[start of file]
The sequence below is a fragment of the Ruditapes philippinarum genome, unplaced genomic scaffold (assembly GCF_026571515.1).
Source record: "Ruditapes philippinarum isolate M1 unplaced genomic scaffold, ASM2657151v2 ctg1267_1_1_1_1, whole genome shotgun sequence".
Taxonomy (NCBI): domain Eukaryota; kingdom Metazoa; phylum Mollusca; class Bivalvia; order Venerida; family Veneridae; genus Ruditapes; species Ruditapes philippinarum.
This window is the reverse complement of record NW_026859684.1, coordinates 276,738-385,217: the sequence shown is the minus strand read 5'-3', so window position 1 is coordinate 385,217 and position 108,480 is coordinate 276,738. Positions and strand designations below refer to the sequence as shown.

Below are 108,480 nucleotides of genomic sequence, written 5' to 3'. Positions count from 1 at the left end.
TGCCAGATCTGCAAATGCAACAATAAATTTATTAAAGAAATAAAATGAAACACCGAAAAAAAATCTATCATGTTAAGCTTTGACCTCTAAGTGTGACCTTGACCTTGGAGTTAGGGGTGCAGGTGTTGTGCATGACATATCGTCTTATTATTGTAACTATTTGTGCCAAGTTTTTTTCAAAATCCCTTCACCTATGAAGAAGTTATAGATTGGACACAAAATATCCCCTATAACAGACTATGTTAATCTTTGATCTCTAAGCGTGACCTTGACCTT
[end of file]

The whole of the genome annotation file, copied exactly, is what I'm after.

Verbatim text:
The sequence below is a fragment of the Ruditapes philippinarum genome, unplaced genomic scaffold (assembly GCF_026571515.1).
Source record: "Ruditapes philippinarum isolate M1 unplaced genomic scaffold, ASM2657151v2 ctg1267_1_1_1_1, whole genome shotgun sequence".
Taxonomy (NCBI): domain Eukaryota; kingdom Metazoa; phylum Mollusca; class Bivalvia; order Venerida; family Veneridae; genus Ruditapes; species Ruditapes philippinarum.
This window is the reverse complement of record NW_026859684.1, coordinates 276,738-385,217: the sequence shown is the minus strand read 5'-3', so window position 1 is coordinate 385,217 and position 108,480 is coordinate 276,738. Positions and strand designations below refer to the sequence as shown.

Below are 108,480 nucleotides of genomic sequence, written 5' to 3'. Positions count from 1 at the left end.
TGCCAGATCTGCAAATGCAACAATAAATTTATTAAAGAAATAAAATGAAACACCGAAAAAAAATCTATCATGTTAAGCTTTGACCTCTAAGTGTGACCTTGACCTTGGAGTTAGGGGTGCAGGTGTTGTGCATGACATATCGTCTTATTATTGTAACTATTTGTGCCAAGTTTTTTTCAAAATCCCTTCACCTATGAAGAAGTTATAGATTGGACACAAAATATCCCCTATAACAGACTATGTTAATCTTTGATCTCTAAGCGTGACCTTGACCTT